Short sale, foreclosure what it means for buyers and sellers

Many consumers are confused by the current real estate market and the terminology. Here is a little info about terms to consider when buying.

Short sale – The seller first considers the offer and if accepted it goes on to the lender(s). The lender(s) will need to review and accept the offer. Even if a buyer offers the list price, the lender may counter with an amount above this. The lenders are typically not involved in setting the list price.

Timeline – Prepare yourself for at least 90 days and up to 6 or more months. This will vary depending upon number of loans, liens and who the lenders are. Buying a short sale with one mortgage not in foreclosure will take typically the least time.

Foreclosure – A short sale may be subject to foreclosure if the owners have ceased paying the mortgage. Banks may slow the foreclosure process if homeowners are making partial payments and trying to sell. The foreclosure process is initiated by the Sheriff Sale. A home is not typically purchased at the Sheriff sale in redemption states like Minnesota. Homeowners have the right to redeem the property for 6 months by paying off the lenders plus interest. An agent can find out if a property redemption period is close to expiring. It may not be worthwhile to make an offer if less than 3 months are left in redemption.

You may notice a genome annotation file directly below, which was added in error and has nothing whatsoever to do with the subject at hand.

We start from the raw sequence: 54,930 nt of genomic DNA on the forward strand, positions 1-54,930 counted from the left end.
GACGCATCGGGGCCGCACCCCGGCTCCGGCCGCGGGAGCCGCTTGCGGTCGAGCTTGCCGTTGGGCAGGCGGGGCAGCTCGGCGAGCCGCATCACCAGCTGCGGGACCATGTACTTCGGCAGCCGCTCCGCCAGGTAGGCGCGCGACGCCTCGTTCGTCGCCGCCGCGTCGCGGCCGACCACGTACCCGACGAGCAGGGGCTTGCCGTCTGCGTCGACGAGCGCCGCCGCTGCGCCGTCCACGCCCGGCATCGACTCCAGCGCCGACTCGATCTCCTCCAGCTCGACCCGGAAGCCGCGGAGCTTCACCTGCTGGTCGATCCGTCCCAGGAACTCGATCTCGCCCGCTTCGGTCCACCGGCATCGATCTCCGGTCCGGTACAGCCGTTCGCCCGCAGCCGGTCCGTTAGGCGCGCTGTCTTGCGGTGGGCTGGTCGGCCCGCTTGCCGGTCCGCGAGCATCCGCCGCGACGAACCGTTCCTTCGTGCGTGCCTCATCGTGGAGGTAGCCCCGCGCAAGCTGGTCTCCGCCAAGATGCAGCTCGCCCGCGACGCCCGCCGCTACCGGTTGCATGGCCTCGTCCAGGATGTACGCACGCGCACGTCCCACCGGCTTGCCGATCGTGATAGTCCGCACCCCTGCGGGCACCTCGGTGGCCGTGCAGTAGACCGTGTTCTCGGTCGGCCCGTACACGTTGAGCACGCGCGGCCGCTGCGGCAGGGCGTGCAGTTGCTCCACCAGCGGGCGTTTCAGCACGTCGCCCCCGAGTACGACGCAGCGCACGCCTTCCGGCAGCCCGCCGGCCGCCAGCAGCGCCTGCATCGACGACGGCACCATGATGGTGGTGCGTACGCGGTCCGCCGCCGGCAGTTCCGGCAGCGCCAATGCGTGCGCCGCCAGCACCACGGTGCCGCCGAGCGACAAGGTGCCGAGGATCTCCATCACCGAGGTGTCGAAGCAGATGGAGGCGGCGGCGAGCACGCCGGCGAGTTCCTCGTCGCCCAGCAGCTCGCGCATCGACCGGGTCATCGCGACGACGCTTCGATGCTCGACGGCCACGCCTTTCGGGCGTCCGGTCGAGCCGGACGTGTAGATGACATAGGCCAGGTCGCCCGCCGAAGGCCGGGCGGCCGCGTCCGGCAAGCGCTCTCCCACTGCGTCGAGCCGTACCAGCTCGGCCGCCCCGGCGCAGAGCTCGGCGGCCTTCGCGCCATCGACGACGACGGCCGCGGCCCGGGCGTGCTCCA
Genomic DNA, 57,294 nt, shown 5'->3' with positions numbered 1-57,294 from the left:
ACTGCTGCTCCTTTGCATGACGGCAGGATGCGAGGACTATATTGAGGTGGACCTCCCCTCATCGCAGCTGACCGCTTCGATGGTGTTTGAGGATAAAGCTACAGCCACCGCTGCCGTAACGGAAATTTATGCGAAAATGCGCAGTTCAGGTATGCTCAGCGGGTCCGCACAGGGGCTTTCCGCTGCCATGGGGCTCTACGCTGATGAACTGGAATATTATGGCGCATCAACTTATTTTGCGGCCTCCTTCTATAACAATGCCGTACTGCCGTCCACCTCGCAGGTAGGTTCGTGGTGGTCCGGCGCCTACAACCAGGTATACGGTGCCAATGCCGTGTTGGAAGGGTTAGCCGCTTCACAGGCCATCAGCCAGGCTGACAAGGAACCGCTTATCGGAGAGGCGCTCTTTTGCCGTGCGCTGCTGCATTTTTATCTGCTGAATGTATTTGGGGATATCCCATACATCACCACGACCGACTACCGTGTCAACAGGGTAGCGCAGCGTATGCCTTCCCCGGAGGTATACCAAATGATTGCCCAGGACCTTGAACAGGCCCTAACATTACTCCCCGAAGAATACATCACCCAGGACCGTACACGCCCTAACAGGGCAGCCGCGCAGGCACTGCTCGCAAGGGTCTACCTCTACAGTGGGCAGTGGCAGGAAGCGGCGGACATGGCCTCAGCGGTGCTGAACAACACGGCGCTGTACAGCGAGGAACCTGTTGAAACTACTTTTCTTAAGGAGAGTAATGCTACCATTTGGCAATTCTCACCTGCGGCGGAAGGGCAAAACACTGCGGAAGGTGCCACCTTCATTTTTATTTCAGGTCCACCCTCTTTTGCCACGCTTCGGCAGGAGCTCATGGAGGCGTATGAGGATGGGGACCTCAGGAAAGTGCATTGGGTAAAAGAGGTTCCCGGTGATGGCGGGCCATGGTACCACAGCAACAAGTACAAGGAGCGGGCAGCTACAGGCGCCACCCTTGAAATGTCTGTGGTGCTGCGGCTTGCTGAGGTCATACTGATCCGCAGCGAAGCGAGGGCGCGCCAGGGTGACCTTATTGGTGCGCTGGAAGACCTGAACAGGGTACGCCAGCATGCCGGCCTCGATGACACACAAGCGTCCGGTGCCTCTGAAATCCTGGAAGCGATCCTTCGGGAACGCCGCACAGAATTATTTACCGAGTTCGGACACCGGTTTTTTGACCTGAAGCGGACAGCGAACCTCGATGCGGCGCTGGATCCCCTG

Unfortunately, many homeowners are going into foreclosure without trying to sell their property. This happens for many reasons. Some may not qualify to sell short as they have not experienced a qualifying hardship.

If you have two or more mortgages please know that the second, third etc will likely pursue you personally for the balance of your debt. Know what your options are and seek out resources before this happens.

If you sell short your second, third etc lenders may be willing to take partial payment at closing and then a percent of the debt in the form of a promissory note.

Bank owned listings will be another post.

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